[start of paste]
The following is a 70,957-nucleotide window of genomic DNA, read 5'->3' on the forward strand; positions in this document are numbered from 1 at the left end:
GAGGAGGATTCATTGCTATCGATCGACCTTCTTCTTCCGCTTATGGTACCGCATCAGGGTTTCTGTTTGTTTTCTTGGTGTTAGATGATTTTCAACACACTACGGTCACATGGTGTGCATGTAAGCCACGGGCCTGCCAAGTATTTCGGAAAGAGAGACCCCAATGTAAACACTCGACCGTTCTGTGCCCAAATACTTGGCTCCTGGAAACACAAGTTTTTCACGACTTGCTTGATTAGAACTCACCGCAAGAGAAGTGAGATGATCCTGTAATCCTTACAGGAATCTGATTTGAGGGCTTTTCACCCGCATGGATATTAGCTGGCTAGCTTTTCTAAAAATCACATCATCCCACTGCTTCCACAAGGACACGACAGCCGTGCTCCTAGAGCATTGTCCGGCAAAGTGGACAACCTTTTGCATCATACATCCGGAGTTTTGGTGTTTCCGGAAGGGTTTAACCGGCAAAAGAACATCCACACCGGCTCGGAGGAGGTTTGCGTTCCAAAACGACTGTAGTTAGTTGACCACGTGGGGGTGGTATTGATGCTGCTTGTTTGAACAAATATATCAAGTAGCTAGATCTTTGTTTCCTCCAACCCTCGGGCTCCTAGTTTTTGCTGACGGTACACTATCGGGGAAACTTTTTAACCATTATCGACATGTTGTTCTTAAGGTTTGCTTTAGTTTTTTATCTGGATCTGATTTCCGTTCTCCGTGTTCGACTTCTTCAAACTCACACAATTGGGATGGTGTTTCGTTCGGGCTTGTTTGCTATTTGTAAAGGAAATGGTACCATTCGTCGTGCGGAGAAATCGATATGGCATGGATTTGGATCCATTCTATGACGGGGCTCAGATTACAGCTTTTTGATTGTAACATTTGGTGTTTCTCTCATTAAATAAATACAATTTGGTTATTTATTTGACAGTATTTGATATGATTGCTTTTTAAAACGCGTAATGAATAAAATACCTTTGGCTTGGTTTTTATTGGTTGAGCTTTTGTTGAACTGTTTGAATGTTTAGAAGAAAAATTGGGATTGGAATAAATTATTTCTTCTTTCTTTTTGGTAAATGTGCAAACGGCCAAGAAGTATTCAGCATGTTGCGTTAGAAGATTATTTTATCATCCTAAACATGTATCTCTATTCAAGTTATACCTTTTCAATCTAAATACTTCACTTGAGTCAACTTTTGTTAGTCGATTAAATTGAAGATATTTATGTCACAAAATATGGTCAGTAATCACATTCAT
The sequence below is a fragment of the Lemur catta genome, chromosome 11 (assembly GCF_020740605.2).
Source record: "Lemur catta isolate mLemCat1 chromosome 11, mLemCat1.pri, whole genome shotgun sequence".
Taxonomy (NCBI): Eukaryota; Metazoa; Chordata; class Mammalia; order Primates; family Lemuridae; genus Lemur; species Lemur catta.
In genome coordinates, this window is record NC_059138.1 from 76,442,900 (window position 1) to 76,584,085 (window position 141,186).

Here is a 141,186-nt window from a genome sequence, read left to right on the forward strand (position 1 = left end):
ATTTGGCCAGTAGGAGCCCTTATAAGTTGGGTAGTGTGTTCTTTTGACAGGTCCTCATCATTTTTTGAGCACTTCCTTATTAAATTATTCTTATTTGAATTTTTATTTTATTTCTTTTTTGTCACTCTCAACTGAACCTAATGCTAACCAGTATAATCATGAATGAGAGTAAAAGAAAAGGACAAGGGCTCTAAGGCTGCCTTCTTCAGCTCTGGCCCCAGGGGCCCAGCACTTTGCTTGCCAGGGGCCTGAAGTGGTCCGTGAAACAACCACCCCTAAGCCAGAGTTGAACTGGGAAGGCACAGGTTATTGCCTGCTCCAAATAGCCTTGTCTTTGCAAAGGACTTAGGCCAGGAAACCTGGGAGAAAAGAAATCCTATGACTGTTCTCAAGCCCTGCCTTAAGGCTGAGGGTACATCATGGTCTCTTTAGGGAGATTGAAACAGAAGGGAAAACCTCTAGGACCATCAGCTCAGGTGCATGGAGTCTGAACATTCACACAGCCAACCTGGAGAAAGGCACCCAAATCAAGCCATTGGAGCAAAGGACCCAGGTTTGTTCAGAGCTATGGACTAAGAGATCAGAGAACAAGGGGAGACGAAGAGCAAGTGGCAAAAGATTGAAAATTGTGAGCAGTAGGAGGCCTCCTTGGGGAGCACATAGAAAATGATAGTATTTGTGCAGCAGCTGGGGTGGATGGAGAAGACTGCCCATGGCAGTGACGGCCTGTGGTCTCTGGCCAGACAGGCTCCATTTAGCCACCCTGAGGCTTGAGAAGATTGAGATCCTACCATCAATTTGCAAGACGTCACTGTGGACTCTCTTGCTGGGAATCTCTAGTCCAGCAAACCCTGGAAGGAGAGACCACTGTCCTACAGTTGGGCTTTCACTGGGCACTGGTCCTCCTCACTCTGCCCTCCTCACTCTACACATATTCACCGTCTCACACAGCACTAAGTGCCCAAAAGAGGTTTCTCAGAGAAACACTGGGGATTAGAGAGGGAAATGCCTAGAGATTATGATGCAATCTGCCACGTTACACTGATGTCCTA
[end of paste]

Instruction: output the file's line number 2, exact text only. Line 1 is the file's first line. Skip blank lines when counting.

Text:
GAGGAGGATTCATTGCTATCGATCGACCTTCTTCTTCCGCTTATGGTACCGCATCAGGGTTTCTGTTTGTTTTCTTGGTGTTAGATGATTTTCAACACACTACGGTCACATGGTGTGCATGTAAGCCACGGGCCTGCCAAGTATTTCGGAAAGAGAGACCCCAATGTAAACACTCGACCGTTCTGTGCCCAAATACTTGGCTCCTGGAAACACAAGTTTTTCACGACTTGCTTGATTAGAACTCACCGCAAGAGAAGTGAGATGATCCTGTAATCCTTACAGGAATCTGATTTGAGGGCTTTTCACCCGCATGGATATTAGCTGGCTAGCTTTTCTAAAAATCACATCATCCCACTGCTTCCACAAGGACACGACAGCCGTGCTCCTAGAGCATTGTCCGGCAAAGTGGACAACCTTTTGCATCATACATCCGGAGTTTTGGTGTTTCCGGAAGGGTTTAACCGGCAAAAGAACATCCACACCGGCTCGGAGGAGGTTTGCGTTCCAAAACGACTGTAGTTAGTTGACCACGTGGGGGTGGTATTGATGCTGCTTGTTTGAACAAATATATCAAGTAGCTAGATCTTTGTTTCCTCCAACCCTCGGGCTCCTAGTTTTTGCTGACGGTACACTATCGGGGAAACTTTTTAACCATTATCGACATGTTGTTCTTAAGGTTTGCTTTAGTTTTTTATCTGGATCTGATTTCCGTTCTCCGTGTTCGACTTCTTCAAACTCACACAATTGGGATGGTGTTTCGTTCGGGCTTGTTTGCTATTTGTAAAGGAAATGGTACCATTCGTCGTGCGGAGAAATCGATATGGCATGGATTTGGATCCATTCTATGACGGGGCTCAGATTACAGCTTTTTGATTGTAACATTTGGTGTTTCTCTCATTAAATAAATACAATTTGGTTATTTATTTGACAGTATTTGATATGATTGCTTTTTAAAACGCGTAATGAATAAAATACCTTTGGCTTGGTTTTTATTGGTTGAGCTTTTGTTGAACTGTTTGAATGTTTAGAAGAAAAATTGGGATTGGAATAAATTATTTCTTCTTTCTTTTTGGTAAATGTGCAAACGGCCAAGAAGTATTCAGCATGTTGCGTTAGAAGATTATTTTATCATCCTAAACATGTATCTCTATTCAAGTTATACCTTTTCAATCTAAATACTTCACTTGAGTCAACTTTTGTTAGTCGATTAAATTGAAGATATTTATGTCACAAAATATGGTCAGTAATCACATTCAT